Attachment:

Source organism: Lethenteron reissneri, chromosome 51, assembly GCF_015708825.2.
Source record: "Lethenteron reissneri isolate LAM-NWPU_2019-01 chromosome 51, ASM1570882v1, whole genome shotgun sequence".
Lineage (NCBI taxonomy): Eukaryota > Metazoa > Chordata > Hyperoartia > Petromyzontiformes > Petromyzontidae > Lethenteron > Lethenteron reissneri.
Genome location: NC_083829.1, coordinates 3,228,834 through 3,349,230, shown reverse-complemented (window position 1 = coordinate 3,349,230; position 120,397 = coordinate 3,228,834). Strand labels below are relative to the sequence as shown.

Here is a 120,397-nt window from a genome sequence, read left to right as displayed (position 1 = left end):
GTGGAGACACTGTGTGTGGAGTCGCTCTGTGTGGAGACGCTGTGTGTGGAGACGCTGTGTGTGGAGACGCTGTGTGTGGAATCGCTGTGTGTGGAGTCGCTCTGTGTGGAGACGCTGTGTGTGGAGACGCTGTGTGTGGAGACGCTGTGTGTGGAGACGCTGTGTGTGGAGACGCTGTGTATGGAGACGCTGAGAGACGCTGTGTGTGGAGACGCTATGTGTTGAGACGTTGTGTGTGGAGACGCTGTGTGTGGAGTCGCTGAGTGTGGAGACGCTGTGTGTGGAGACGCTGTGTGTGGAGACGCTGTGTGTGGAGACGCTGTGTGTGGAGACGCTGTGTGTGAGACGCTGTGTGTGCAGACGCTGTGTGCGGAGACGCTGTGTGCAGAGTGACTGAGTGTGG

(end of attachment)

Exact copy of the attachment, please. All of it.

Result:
Source organism: Lethenteron reissneri, chromosome 51, assembly GCF_015708825.2.
Source record: "Lethenteron reissneri isolate LAM-NWPU_2019-01 chromosome 51, ASM1570882v1, whole genome shotgun sequence".
Lineage (NCBI taxonomy): Eukaryota > Metazoa > Chordata > Hyperoartia > Petromyzontiformes > Petromyzontidae > Lethenteron > Lethenteron reissneri.
Genome location: NC_083829.1, coordinates 3,228,834 through 3,349,230, shown reverse-complemented (window position 1 = coordinate 3,349,230; position 120,397 = coordinate 3,228,834). Strand labels below are relative to the sequence as shown.

Here is a 120,397-nt window from a genome sequence, read left to right as displayed (position 1 = left end):
GTGGAGACACTGTGTGTGGAGTCGCTCTGTGTGGAGACGCTGTGTGTGGAGACGCTGTGTGTGGAGACGCTGTGTGTGGAATCGCTGTGTGTGGAGTCGCTCTGTGTGGAGACGCTGTGTGTGGAGACGCTGTGTGTGGAGACGCTGTGTGTGGAGACGCTGTGTGTGGAGACGCTGTGTATGGAGACGCTGAGAGACGCTGTGTGTGGAGACGCTATGTGTTGAGACGTTGTGTGTGGAGACGCTGTGTGTGGAGTCGCTGAGTGTGGAGACGCTGTGTGTGGAGACGCTGTGTGTGGAGACGCTGTGTGTGGAGACGCTGTGTGTGGAGACGCTGTGTGTGAGACGCTGTGTGTGCAGACGCTGTGTGCGGAGACGCTGTGTGCAGAGTGACTGAGTGTGG